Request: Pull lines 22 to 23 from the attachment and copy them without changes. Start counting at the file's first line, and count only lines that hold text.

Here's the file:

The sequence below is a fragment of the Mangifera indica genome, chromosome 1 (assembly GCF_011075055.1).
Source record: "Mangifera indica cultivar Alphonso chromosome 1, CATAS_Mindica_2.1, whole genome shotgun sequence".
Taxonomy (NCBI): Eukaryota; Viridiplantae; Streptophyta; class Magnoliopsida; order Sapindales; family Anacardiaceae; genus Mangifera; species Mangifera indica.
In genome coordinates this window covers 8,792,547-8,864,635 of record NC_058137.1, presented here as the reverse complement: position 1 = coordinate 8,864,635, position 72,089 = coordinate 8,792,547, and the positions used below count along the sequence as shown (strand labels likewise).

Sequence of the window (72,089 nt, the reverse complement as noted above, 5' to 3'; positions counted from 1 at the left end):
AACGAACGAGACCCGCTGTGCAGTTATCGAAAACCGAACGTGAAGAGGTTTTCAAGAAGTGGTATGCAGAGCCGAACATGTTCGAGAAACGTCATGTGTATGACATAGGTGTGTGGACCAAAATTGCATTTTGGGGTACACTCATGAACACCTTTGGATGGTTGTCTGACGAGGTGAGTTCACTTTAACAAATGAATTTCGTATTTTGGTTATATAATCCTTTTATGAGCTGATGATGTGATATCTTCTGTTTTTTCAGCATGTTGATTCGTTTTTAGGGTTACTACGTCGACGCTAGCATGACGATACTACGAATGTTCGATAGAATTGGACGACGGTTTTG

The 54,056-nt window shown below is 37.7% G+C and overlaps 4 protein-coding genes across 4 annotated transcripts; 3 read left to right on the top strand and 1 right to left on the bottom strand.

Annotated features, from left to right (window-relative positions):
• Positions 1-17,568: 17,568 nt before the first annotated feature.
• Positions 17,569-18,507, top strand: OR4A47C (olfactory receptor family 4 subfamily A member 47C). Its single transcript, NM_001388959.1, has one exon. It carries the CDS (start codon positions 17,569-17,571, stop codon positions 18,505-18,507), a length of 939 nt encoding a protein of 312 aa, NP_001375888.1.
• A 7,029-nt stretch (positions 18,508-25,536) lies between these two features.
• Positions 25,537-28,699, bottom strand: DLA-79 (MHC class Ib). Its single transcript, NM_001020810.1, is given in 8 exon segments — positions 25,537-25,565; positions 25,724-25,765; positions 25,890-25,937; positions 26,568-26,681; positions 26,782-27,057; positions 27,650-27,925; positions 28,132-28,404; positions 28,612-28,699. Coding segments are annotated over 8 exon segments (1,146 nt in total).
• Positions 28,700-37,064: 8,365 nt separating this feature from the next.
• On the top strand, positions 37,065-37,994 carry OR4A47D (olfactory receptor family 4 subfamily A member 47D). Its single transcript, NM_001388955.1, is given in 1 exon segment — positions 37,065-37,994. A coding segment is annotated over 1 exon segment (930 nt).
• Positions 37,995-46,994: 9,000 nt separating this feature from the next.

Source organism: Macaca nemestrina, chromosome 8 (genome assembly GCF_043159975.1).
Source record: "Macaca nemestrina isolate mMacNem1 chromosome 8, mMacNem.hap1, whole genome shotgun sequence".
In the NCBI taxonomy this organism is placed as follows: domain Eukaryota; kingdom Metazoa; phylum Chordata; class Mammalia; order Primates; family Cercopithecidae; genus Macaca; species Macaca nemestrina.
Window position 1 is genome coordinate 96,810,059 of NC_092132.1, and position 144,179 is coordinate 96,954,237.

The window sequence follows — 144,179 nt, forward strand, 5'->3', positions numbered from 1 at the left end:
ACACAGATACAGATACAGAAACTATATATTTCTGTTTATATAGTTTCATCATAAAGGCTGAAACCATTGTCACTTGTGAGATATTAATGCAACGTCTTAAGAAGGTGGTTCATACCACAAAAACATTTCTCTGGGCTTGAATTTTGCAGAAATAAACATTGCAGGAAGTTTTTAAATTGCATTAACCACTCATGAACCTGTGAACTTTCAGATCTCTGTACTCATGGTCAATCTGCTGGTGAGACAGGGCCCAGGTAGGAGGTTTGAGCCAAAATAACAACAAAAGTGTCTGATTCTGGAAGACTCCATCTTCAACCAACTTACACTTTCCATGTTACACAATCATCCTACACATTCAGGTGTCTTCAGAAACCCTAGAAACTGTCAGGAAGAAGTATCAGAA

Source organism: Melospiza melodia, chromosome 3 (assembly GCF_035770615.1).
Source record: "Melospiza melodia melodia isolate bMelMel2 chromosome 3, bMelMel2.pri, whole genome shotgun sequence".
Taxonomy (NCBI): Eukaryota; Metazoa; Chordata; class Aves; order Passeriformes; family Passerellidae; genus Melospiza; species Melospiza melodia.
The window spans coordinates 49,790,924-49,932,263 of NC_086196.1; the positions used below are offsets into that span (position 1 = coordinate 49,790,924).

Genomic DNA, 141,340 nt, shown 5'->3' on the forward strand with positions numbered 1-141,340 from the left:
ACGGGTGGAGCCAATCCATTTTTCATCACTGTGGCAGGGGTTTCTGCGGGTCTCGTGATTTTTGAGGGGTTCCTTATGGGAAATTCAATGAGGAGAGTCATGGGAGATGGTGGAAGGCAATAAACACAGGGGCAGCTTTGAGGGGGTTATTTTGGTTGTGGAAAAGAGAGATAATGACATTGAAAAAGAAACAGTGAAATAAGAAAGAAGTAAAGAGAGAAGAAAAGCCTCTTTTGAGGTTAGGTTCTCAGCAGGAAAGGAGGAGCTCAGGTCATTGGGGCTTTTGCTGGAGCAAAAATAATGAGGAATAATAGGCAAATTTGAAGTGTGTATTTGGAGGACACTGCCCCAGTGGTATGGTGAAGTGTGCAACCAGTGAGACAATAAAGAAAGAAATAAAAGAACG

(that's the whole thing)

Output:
Source organism: Melospiza melodia, chromosome 3 (assembly GCF_035770615.1).
Source record: "Melospiza melodia melodia isolate bMelMel2 chromosome 3, bMelMel2.pri, whole genome shotgun sequence".